OSHA Failed to Protect Workers From COVID-19

Published Oct 1, 2021

What happened: The Inspector General at the US Department of Labor (DOL) issued a report on how the Occupational Safety and Health Administration (OSHA) failed to enact and enforce science-based safety measures during the pandemic, which in turn failed to protect workers across the country from COVID-19.

Why it matters: OSHA has a duty to enact and enforce science-based measures to keep people healthy and safe at their workplaces. By failing to do so during the pandemic, the agency ended up endangering millions of workers across the nation.

According to the Department of Labor’s (DOL) Inspector General, the Occupational Safety and Health Administration (OSHA) under the Trump administration failed to carry out needed enforcement measures to protect workers during the pandemic. The report showed that OSHA had failed in its duty to carry out safety inspections and issue an enforceable measure that would have required employers to protect its workers from COVID-19.

Specifically, between February 1, 2020 and October 26, 2020, OSHA received far more complaints (15 percent more) than during the same time period in 2019, yet performed far fewer safety inspections (50 percent less). State-level health and safety programs were far better at helping protect workers during the pandemic; they issued 1,384 more violations and conducted 461 more COVID-19 related inspections than OSHA. The report concluded that “Due to the increase in complaints, reduction in inspections, and most inspections not being conducted onsite, there is an increased risk that OSHA has not been providing the level of protection that workers need at various job sites.”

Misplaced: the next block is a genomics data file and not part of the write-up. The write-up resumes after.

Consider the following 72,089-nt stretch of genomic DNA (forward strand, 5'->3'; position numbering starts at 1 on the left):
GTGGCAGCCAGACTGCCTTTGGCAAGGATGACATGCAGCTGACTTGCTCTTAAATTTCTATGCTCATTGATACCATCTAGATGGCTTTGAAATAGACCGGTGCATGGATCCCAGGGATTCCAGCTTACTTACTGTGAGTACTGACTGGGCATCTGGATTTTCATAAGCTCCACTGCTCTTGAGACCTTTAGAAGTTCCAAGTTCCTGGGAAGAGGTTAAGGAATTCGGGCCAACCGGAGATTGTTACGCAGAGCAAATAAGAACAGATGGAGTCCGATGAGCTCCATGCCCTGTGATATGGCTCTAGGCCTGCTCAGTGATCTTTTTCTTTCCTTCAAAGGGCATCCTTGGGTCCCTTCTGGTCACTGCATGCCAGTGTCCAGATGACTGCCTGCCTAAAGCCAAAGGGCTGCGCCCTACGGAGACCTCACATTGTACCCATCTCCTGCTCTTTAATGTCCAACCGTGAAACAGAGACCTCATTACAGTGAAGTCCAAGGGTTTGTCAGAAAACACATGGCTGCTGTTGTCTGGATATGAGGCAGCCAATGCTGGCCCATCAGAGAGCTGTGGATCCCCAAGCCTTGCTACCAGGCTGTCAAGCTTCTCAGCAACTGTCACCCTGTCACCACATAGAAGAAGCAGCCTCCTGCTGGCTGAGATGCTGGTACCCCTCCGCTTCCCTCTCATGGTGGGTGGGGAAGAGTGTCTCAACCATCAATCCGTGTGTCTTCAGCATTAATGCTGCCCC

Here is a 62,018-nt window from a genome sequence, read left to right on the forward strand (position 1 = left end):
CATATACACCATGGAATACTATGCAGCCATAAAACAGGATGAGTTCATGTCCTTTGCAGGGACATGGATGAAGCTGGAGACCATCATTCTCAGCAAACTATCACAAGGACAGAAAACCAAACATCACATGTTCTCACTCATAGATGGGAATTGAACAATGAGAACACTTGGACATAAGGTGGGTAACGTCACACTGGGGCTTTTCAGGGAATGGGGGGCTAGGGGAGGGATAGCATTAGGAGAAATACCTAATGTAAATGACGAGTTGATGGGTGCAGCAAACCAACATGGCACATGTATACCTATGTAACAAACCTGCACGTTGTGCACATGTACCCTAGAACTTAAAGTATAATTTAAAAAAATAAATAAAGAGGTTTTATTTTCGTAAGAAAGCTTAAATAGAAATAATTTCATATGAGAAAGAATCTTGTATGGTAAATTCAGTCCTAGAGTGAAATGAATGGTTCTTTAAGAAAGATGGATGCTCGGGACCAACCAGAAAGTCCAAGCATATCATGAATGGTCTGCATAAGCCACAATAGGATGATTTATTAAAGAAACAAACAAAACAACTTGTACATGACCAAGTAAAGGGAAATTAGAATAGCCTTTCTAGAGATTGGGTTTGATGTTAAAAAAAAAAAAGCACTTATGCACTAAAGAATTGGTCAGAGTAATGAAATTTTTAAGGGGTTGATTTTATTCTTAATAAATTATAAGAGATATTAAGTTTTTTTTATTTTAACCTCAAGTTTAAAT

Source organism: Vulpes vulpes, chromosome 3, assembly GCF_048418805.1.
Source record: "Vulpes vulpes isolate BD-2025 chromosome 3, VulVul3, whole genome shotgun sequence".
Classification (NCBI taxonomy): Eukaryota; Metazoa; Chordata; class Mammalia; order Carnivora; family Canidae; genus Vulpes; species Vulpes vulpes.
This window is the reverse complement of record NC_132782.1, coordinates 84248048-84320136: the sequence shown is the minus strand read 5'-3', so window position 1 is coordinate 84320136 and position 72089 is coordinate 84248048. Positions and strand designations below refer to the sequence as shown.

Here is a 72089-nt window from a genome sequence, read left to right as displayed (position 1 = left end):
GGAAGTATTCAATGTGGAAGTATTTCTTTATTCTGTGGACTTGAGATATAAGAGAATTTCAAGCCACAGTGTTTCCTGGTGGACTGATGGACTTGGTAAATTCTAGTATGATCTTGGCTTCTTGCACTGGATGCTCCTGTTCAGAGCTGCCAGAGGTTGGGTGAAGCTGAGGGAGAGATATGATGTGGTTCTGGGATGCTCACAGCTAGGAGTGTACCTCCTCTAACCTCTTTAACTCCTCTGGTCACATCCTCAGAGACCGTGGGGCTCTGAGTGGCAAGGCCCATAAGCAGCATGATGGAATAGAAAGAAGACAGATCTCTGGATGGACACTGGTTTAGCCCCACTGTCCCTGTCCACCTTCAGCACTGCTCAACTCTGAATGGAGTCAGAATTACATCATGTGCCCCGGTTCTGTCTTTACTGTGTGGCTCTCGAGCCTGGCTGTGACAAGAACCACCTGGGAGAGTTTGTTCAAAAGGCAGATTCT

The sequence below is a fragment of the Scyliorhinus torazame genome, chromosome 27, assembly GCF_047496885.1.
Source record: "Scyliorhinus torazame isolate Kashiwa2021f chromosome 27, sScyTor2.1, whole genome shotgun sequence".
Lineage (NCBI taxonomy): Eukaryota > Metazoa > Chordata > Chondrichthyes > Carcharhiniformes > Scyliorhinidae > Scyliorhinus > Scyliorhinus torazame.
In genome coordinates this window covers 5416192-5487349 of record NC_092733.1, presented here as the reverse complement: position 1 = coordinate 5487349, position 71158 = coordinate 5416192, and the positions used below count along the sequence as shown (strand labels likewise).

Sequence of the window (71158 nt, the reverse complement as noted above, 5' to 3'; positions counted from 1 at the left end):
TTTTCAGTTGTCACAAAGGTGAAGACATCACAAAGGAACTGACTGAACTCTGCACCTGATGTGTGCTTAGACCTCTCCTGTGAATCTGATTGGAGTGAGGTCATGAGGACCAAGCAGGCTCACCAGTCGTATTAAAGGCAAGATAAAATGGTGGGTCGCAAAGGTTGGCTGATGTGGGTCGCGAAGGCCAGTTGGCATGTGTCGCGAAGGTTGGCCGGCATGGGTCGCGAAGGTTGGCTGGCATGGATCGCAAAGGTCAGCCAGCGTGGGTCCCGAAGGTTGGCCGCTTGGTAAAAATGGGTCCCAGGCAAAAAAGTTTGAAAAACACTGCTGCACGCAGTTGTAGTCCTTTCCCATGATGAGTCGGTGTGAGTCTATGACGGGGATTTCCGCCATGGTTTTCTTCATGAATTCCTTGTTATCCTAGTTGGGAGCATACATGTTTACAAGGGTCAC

Scientific evidence suggests that COVID-19 spreads especially well in indoor spaces. This is particularly true in crowded settings that are not well-ventilated and where COVID-19 protection measures, like mask wearing and social distancing, are not enforced. These indoor conditions are widely present in workplaces across the country and therefore workplace transmission is believed to play a major role in how COVID-19 has been spreading across the US and the world.

The DOL Inspector General also highlighted OSHA’s refusal to issue an emergency temporary standard to protect workers from COVID-19, a standard that would have been enforceable and where workplaces would have been required to comply with. The report characterized this failure to act by quoting former Principal Deputy Assistant Secretary Lauren Sweatt’s words to Congress on March 18, 2020. Sweatt stated that “working on formal rulemaking” would be “counterproductive to both the public health response and robust stakeholder engagement” and described how it would be a burden on businesses. The workplace COVID-19 guidance measures issued by the Trump administration were not enforceable and other enforcement mechanisms under OSHA, like its General Duty Clause, rarely result in violations being issued. As a result, there were no enforceable mechanisms in place to protect millions of workers from COVID-19.

OSHA’s duties are “to ensure safe and healthful working conditions for workers by setting and enforcing standards.” However, it is clear that during the pandemic the agency failed to live up to its mission statement. We’ve previously documented two other attacks on science by OSHA during the pandemic (see here and here). People deserve the right to come to work and be protected by science-based measures that keep them healthy and safe. OSHA under the Trump administration failed to carry out this basic duty during the pandemic, and therefore allowed a dangerous disease to spread, harming and killing thousands of people in the US.